A two-days conference of counterterrorism experts ended in Vienna on Friday with a call to redouble efforts to close the flow of cash to terrorist organizations and disrupt their attempts to recruit people for jihad.
Security experts said civil society and the business community - and not exclusively the authorities - would play expanded roles in stopping terrorism.
"Increasingly, the focus of the fight against terrorism has moved from military action to dealing with the environment which feeds terrorism with financial and human resources," said Anatoly Safanov, Russia's top counterterrorism coordinator.
Although governments still have the primary responsibility for countering the menace, the international community "can no longer assume that every state can control and respond to threats emerging from its territory," said Frank Urbancic, the U.S. State Department's acting counterterrorism chief.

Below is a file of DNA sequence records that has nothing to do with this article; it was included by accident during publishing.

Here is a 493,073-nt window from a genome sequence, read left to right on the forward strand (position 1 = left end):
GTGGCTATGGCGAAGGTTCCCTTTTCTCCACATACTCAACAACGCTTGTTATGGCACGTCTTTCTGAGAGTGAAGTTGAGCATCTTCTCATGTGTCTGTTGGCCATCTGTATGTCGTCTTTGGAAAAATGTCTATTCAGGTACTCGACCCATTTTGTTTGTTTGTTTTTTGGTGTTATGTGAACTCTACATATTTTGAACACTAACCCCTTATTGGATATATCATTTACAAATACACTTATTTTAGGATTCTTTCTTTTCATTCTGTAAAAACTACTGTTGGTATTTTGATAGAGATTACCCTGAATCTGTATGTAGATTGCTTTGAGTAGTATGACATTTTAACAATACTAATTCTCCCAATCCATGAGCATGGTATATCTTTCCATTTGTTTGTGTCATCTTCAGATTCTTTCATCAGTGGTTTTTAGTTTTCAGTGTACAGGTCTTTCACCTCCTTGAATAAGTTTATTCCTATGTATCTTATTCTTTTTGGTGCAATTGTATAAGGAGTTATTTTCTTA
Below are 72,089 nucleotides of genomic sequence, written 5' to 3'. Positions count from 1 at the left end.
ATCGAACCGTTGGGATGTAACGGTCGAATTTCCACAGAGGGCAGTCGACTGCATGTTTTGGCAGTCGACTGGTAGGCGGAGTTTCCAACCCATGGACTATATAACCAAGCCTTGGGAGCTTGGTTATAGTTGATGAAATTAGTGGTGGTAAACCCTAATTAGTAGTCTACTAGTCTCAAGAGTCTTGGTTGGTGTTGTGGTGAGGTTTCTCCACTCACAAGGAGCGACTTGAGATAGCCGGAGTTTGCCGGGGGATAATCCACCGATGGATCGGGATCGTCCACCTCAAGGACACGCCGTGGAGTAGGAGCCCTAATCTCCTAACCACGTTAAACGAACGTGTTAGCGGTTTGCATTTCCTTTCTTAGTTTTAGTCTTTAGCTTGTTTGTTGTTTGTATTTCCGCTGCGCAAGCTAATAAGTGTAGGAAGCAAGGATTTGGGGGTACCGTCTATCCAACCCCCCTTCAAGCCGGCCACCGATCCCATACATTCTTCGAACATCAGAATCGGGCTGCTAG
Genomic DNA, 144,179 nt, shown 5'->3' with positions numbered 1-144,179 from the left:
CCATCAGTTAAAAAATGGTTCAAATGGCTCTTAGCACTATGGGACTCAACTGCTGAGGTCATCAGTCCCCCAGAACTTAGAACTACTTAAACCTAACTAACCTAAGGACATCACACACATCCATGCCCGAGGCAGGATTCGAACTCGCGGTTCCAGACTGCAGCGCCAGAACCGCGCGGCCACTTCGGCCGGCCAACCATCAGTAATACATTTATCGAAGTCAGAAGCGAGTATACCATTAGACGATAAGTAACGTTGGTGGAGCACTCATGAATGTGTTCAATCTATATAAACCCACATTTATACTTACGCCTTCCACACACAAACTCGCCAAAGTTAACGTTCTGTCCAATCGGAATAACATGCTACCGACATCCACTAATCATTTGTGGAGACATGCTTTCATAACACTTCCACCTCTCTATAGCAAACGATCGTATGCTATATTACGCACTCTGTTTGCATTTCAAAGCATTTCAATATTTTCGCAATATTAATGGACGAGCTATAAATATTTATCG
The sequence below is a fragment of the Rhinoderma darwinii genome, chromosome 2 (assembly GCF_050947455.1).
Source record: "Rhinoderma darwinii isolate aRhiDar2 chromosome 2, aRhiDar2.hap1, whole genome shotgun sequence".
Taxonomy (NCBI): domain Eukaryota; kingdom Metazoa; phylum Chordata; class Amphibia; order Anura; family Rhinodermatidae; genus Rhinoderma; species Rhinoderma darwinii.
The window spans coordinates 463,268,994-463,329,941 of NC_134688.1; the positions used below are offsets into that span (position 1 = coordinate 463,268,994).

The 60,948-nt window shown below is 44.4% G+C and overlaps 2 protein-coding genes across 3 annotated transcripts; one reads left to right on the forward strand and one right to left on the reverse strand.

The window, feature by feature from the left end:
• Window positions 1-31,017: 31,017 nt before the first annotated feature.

The Vienna-based Organization for Security and Cooperation in Europe sponsored the meeting, which follows a joint U.S.-Russian initiative to expand "public-private partnerships" to fight terrorism.
The conference drew more than 300 participants from 58 countries, the OSCE said.
Officials said in a statement that the private sector is "instrumental in promoting sustainable economic growth, helping generate changes quickly, creating jobs for minority communities and using technology to connect with the youth."
They said such efforts make it more difficult for terrorists to recruit isolated, disaffected people willing to carry out attacks.
On the second day of the St. Petersburg International Economic Forum, a plenary meeting was held, in which Russian President Vladimir Putin, French President Emmanuel Macron, Japanese Prime Minister Shinzo Abe, Chinese Vice President Wang Qishan and IMF head Christine Lagarde took part